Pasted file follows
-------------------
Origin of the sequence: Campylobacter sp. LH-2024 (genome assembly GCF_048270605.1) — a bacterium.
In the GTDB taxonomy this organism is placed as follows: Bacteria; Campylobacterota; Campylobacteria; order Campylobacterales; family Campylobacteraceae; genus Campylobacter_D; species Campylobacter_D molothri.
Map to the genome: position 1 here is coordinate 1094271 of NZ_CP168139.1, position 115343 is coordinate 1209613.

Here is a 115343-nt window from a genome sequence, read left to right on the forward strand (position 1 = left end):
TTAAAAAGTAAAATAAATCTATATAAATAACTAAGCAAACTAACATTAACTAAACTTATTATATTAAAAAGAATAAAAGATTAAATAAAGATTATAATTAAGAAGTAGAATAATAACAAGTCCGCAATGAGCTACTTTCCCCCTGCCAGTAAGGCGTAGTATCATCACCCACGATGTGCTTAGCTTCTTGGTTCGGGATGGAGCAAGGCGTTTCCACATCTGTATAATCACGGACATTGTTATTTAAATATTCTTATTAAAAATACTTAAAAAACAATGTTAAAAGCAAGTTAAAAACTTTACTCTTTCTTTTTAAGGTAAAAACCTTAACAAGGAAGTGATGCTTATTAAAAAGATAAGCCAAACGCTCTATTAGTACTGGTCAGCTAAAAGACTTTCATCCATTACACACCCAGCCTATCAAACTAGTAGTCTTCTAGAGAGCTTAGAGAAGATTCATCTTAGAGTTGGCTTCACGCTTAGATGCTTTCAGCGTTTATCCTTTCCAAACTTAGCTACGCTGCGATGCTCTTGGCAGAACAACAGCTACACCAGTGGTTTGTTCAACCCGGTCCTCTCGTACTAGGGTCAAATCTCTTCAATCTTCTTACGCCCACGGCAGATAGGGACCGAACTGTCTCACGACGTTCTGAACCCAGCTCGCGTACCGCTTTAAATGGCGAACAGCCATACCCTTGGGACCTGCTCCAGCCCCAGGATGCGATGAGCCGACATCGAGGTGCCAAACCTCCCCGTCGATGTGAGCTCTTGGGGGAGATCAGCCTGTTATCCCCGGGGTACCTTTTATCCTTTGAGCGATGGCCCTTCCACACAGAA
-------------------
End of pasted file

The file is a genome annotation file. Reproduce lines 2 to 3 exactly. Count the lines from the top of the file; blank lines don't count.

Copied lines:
In the GTDB taxonomy this organism is placed as follows: Bacteria; Campylobacterota; Campylobacteria; order Campylobacterales; family Campylobacteraceae; genus Campylobacter_D; species Campylobacter_D molothri.
Map to the genome: position 1 here is coordinate 1094271 of NZ_CP168139.1, position 115343 is coordinate 1209613.